The 7 Dimensions of Effective In-House Teams

3 weeks ago

By Greg Paull, Co-founder and Principal, R3

As marketers need better integration to deliver on omnichannel customer experience goals, in-housing has become the go-to strategy for CMOs looking to transform their corporate departments and re-think their spend – bringing agility, data and technology capabilities, and market-leading insights and ideas into their teams.

… There is no “one size fits all” solution to the in-house challenge and this has refocused marketers to think about the impact of performance management and organisation design…

In a WFA study (2020) of 53 global advertisers, 37% of creative output was reported to come from an in-house team and 94% of respondents had in-house creative capabilities for digital content. Around half of survey participants reported having an in-house media team. However, almost 95% of companies surveyed noted that they continued to work with external agencies.

It’s Harder Than You Think

How to best structure internal marketing teams and in-house agencies, as well as how to manage processes and performance within both in-housed teams and external suppliers, are vital to in-housing success. 

There is no “one size fits all” solution to the in-house challenge and this has refocused marketers to think about the impact of performance management and organisation design.

… Ensuring that in-house teams have the level of skill to keep a brand competitive is an area that marketers have to address…

Building a successful in-house agency requires more than putting the best talent in a room. It requires having clarity on team ownership, understanding the cost of having a team that can serve the business, and having the right leadership to deal with the complexity of in-house teams.

The 7 Dimensions

To help marketers stay the path, here are seven dimensions of in-housing that need to be addressed:

Spectrum of Control: Building an in-house agency takes time and resource. It’s disruptive but comes at a cost and requires the active participation of other departments in the organisation – including the C-suite. This explains why most brands choose to work with a “hybrid approach” to in-housing. To determine a brand’s level of commitment to in-housing, deciding the “spectrum of control” that a brand might want to have is a good place to start. Following this, they can establish where they sit on the scale.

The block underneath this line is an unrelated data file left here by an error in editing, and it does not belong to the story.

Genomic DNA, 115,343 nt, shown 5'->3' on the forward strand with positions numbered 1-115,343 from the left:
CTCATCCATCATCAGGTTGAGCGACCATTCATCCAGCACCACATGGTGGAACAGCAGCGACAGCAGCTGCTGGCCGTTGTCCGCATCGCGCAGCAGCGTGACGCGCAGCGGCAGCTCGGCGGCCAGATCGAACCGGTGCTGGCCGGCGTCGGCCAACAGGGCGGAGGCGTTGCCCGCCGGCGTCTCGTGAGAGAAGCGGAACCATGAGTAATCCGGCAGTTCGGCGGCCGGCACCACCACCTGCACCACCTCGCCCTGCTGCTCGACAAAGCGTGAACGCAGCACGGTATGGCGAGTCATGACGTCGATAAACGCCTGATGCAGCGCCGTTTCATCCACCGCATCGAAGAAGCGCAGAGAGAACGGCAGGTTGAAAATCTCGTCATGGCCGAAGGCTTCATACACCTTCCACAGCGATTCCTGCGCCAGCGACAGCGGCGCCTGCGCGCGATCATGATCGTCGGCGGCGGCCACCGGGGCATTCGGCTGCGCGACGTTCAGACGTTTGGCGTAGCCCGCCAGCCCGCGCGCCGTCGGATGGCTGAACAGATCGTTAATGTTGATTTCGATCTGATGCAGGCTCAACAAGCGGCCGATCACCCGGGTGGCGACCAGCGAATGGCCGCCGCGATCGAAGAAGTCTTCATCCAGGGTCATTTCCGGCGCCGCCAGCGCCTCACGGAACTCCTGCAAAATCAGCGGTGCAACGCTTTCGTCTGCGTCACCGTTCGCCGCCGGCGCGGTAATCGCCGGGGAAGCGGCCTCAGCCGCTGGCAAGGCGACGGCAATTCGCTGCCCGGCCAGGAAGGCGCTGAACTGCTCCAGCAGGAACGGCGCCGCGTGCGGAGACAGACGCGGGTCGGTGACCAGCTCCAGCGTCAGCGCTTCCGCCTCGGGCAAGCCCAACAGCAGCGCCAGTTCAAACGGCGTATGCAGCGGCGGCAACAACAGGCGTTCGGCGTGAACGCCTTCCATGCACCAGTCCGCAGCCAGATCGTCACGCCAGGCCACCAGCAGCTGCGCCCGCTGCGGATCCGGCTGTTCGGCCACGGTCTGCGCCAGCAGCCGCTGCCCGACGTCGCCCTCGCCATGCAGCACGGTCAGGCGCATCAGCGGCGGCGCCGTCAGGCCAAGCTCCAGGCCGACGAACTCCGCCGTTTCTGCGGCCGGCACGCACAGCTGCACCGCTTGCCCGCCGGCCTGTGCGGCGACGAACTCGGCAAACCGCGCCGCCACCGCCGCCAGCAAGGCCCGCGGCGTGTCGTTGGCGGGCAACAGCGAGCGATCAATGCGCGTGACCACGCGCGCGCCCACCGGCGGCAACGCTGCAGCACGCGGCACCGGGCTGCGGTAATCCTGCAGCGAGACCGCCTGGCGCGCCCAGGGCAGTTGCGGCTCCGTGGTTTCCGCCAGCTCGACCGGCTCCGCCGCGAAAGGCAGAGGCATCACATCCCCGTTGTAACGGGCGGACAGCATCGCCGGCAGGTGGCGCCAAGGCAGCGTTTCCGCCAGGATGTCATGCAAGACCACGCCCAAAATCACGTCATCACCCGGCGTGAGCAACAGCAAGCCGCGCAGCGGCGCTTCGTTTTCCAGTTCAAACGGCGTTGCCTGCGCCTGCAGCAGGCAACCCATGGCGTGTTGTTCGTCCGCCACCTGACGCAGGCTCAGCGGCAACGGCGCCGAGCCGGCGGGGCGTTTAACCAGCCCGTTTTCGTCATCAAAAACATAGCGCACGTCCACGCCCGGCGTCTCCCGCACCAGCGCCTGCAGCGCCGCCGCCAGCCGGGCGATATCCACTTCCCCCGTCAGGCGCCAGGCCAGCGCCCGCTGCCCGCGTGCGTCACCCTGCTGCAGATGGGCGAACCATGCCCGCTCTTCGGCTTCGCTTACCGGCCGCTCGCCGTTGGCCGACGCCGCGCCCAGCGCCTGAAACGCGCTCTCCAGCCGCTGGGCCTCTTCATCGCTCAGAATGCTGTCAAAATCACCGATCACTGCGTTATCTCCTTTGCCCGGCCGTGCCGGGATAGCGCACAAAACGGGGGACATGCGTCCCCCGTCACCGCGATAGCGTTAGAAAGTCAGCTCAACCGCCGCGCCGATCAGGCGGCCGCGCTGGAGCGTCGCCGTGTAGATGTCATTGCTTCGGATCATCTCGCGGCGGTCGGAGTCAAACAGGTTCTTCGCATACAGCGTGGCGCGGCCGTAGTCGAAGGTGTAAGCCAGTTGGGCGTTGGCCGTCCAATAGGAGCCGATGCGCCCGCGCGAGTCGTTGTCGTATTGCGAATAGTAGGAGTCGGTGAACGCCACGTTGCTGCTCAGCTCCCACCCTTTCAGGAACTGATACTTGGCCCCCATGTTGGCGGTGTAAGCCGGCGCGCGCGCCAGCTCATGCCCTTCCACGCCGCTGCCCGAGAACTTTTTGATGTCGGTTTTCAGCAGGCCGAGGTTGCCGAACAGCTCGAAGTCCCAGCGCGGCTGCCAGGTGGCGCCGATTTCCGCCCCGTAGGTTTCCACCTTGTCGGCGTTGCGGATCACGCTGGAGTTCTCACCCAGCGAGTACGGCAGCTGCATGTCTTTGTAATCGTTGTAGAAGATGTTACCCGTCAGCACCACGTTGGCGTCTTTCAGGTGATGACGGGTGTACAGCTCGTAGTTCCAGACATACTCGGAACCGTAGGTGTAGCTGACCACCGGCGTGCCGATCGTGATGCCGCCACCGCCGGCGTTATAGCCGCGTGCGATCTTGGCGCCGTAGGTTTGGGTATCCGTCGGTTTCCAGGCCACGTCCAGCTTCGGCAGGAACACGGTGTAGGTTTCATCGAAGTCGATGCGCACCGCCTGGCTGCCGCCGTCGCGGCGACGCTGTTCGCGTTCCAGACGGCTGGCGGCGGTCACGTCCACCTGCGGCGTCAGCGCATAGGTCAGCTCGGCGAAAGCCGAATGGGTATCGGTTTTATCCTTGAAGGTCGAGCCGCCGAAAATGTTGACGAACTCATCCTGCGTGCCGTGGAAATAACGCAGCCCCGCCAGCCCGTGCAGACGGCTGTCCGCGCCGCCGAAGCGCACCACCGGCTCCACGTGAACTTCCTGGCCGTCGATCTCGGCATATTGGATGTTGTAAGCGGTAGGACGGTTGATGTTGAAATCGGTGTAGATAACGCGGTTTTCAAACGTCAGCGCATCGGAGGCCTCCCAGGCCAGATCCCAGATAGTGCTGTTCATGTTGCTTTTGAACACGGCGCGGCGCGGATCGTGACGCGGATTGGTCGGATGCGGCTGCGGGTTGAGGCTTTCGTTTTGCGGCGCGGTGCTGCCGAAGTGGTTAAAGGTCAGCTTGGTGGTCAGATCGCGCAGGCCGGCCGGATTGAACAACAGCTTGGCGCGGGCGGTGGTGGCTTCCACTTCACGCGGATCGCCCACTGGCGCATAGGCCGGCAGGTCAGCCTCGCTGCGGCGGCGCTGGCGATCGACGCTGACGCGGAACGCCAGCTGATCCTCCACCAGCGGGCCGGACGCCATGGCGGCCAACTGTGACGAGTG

Size: Overall size of marketing teams vary because in-house marketing is generally executed by employees of the company. For example, small companies often having a marketing “team” of one, while the average size of a marketing team for a company with 25-49 employees is typically three people. Larger companies with 50-249 employees have an average of eight people on their marketing teams.

Internal Capability: Ensuring that in-house teams have the level of skill to keep a brand competitive is an area that marketers have to address. Having internal “know how” is important for marketers who find themselves faced with opportunities that require time and budget sensitive response. However, by not having access to a large pool of talent – as they might have with an integrated agency partner – brands with in-house teams risk playing it predictable and safe.

… Beyond simply sharing the workload, there are other key reasons to further agency relationships, including keeping up with a dynamic business environment, integrated creative excellence…

Skill Sets: The skills within an in-house agency should be influenced by the importance of each area to your overall marketing approach, and the degree of specialization needed to get the job done.

Technology: When setting up an in-house agency, it is essential to have a clear idea of what technology is needed to support the delivery of work, and the associated cost of integrating and maintaining new systems. This knowledge will help manage expectations of what you will get out of your in-house agency and how able your team will be to deliver the work.

Budget: Having adequate budget allocated to marketing initiatives will aid in having successful campaigns. For example, organisations which executed successful content marketing campaigns had 39% of the total marketing budget allocated to content marketing.

Partnerships: Partnering with agencies is often in the best interest of the business and your internal team. In-house teams typically partner with external agencies to complement their service offering – predominantly campaign strategy, creative strategy and design execution. Beyond simply sharing the workload, there are other key reasons to further agency relationships, including keeping up with a dynamic business environment, integrated creative excellence, career development for your team, and efficient delivery.

Greg Paull is Principal and Co-founder of R3, a global independent consultancy focused on driving transformation for marketers and their agencies. www.rthree.com

(Photo credit: 123RF)

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